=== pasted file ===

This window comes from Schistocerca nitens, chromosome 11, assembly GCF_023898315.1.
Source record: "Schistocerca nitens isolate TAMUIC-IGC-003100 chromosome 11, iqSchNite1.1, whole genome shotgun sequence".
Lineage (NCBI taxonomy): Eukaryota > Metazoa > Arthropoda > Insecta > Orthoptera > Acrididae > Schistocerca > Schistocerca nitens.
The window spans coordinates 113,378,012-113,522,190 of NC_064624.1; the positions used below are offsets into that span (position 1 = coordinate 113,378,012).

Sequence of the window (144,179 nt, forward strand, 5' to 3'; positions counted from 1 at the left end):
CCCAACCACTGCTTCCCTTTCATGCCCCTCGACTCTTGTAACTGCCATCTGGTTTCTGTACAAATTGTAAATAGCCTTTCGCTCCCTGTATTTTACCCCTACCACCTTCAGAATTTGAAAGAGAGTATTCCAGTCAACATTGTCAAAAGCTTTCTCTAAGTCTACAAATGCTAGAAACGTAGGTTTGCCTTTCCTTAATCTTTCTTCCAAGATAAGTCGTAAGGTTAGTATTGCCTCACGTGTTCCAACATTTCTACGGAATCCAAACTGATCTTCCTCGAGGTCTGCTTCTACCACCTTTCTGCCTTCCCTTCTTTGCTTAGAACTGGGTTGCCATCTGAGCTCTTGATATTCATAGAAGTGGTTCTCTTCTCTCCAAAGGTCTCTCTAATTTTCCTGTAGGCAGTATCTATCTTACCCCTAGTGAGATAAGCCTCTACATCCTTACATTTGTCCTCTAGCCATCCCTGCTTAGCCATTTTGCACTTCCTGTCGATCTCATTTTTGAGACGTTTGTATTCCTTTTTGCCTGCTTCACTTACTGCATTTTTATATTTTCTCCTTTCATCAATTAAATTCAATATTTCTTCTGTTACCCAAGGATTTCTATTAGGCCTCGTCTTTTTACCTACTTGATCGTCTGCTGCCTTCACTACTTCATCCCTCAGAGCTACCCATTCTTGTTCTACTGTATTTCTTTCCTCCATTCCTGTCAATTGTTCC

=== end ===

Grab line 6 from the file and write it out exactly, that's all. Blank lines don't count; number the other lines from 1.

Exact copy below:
CCCAACCACTGCTTCCCTTTCATGCCCCTCGACTCTTGTAACTGCCATCTGGTTTCTGTACAAATTGTAAATAGCCTTTCGCTCCCTGTATTTTACCCCTACCACCTTCAGAATTTGAAAGAGAGTATTCCAGTCAACATTGTCAAAAGCTTTCTCTAAGTCTACAAATGCTAGAAACGTAGGTTTGCCTTTCCTTAATCTTTCTTCCAAGATAAGTCGTAAGGTTAGTATTGCCTCACGTGTTCCAACATTTCTACGGAATCCAAACTGATCTTCCTCGAGGTCTGCTTCTACCACCTTTCTGCCTTCCCTTCTTTGCTTAGAACTGGGTTGCCATCTGAGCTCTTGATATTCATAGAAGTGGTTCTCTTCTCTCCAAAGGTCTCTCTAATTTTCCTGTAGGCAGTATCTATCTTACCCCTAGTGAGATAAGCCTCTACATCCTTACATTTGTCCTCTAGCCATCCCTGCTTAGCCATTTTGCACTTCCTGTCGATCTCATTTTTGAGACGTTTGTATTCCTTTTTGCCTGCTTCACTTACTGCATTTTTATATTTTCTCCTTTCATCAATTAAATTCAATATTTCTTCTGTTACCCAAGGATTTCTATTAGGCCTCGTCTTTTTACCTACTTGATCGTCTGCTGCCTTCACTACTTCATCCCTCAGAGCTACCCATTCTTGTTCTACTGTATTTCTTTCCTCCATTCCTGTCAATTGTTCC